At Odle Middle School, rocketry is so popular that earning a spot in the Bellevue, W.A. school’s rocketry club means winning the lottery – literally.
At the beginning of each school year the club’s coaches, Brendan Williams and Jim Petoskey, hold a drawing to select new students. That’s where the luck stops and the hard work begins. Over the next nine months, the teams design, build and launch rockets to the rigorous parameters of AIA’s Team America Rocketry Challenge.
This year, that hard work paid off when two teams from Odle qualified for the TARC National Finals in Washington, D.C., and a third placed just outside of the top 100 teams in the country.
One of the Odle teams, the “Space Potatoes,” emerged as national champions and now will travel to London, courtesy of the Raytheon Company, to compete alongside the top rocketry teams from the U.K., France and Japan at the Farnborough International Airshow.
Mikaela Ikeda, Space Potatoes Team Captain, said of their experience at National Finals, “it felt like I was hovering five feet off the ground for the rest of the day.”
Karl Deerkop, Stephanie Han, Larry Jing and Sri Sakthinarayanan, the other members of the Space Potatoes team, echoed that sentiment in a recent interview with AIA. ‘Nervous, but excited’ seemed to be the prevailing feeling in advance of their trip to London.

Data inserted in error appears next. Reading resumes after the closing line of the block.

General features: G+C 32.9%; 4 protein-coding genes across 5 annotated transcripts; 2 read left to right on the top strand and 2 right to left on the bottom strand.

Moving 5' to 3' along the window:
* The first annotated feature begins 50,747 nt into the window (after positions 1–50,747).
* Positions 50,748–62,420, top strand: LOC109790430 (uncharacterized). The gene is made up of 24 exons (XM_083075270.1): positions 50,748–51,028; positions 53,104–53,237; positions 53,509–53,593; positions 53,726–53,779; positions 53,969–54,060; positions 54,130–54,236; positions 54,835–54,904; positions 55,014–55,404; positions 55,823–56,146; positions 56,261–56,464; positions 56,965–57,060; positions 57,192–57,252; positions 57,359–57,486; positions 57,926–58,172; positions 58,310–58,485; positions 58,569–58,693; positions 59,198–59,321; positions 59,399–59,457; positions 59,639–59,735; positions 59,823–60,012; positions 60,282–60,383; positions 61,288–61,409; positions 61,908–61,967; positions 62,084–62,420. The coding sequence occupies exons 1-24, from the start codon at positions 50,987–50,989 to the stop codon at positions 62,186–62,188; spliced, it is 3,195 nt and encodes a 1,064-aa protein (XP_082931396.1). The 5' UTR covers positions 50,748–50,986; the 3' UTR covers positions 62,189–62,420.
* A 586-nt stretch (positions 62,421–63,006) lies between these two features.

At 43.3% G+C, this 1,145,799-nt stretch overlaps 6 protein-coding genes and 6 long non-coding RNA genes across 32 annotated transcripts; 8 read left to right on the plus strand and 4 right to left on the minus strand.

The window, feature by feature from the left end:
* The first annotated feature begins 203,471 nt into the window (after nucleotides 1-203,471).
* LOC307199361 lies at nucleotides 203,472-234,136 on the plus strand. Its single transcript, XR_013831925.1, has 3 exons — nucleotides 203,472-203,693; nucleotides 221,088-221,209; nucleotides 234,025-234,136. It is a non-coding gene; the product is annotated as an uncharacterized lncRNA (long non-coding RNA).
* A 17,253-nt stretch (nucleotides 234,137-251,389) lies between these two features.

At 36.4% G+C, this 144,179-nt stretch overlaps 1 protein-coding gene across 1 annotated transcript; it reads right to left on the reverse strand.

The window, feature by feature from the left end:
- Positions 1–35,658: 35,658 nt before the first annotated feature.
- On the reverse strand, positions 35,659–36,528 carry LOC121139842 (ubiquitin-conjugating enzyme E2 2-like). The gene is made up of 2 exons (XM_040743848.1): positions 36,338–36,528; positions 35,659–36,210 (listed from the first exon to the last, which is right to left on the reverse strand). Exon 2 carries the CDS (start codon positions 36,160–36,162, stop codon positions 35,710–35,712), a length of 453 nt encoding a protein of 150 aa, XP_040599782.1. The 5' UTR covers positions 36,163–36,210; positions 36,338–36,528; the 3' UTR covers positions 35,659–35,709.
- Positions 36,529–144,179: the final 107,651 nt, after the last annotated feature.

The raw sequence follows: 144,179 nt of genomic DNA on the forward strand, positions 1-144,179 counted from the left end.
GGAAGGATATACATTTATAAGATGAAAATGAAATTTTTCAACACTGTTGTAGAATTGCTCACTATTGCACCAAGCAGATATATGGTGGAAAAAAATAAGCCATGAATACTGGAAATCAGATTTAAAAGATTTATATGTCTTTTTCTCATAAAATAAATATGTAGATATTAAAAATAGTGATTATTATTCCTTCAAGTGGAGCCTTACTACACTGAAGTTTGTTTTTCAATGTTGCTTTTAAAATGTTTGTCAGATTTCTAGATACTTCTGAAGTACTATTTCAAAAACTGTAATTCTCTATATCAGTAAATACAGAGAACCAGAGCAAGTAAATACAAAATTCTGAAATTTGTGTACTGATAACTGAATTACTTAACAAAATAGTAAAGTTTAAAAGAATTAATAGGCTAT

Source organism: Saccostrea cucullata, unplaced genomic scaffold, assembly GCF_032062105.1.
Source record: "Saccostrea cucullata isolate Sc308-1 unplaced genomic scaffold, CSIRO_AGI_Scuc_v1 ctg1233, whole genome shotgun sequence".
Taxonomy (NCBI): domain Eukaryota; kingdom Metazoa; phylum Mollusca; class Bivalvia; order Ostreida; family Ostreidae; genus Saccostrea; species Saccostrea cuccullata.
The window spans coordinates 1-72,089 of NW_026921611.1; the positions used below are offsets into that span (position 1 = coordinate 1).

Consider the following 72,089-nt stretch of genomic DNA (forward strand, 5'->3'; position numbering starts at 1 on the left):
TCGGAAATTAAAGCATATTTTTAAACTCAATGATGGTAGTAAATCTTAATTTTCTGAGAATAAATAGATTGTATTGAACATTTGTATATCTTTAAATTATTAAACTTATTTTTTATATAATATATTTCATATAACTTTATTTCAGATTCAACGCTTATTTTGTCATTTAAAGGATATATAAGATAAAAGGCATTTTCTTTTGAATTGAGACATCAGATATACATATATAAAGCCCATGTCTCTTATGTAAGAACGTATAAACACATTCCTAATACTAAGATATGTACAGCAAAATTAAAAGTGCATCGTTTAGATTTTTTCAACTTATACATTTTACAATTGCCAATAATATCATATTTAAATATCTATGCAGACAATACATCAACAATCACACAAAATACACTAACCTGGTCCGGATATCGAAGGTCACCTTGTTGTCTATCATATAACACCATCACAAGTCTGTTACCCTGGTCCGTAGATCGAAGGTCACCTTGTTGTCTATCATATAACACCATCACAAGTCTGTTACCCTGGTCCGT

“It’s a lot of pressure to represent the entire country,” said Mikaela.
The Space Potatoes are well-equipped to handle that pressure. After all, they just bested nearly 800 student rocketry teams from across the country, many of which were more advanced in both age and rocketry experience.
The Space Potatoes, and Odle’s other rocketry teams (the Space Beets and the Space Carrots), make up for a lack of experience by collaborating and sharing best practices between teams, something their coaches actively encourage.
“People gain the best solutions through diversity of thought, and in engineering, diversity of data,” said Jim Petoskey, the team’s Assistant Coach. “With each group launching rockets around 20 times, [the students] had 60 launches of data to guide [their] decisions at the national launch… more data meant more accurate results.”
“TARC is another example that when given space and opportunity, young people can collaboratively achieve amazing things,” said Brendan Williams, the team’s Coach. “These young people continually impress me with their ability to do challenging things.”
The collaborative spirit in Odle’s rocketry program brings pride to each of its members. Next month, when the Space Potatoes travel to London, it will also be an accomplishment for about a dozen more eager space veggies cheering them on back home.
The Raytheon Company’s sponsorship of the Team America Rocketry Challenge is part of a broader initiative known as MathMovesU, which helps inspire students to pursue expertise in science, technology, engineering and math, subjects known collectively as STEM. For more than a decade, Raytheon has sponsored the TARC national champions as they represent the United States in competitions abroad.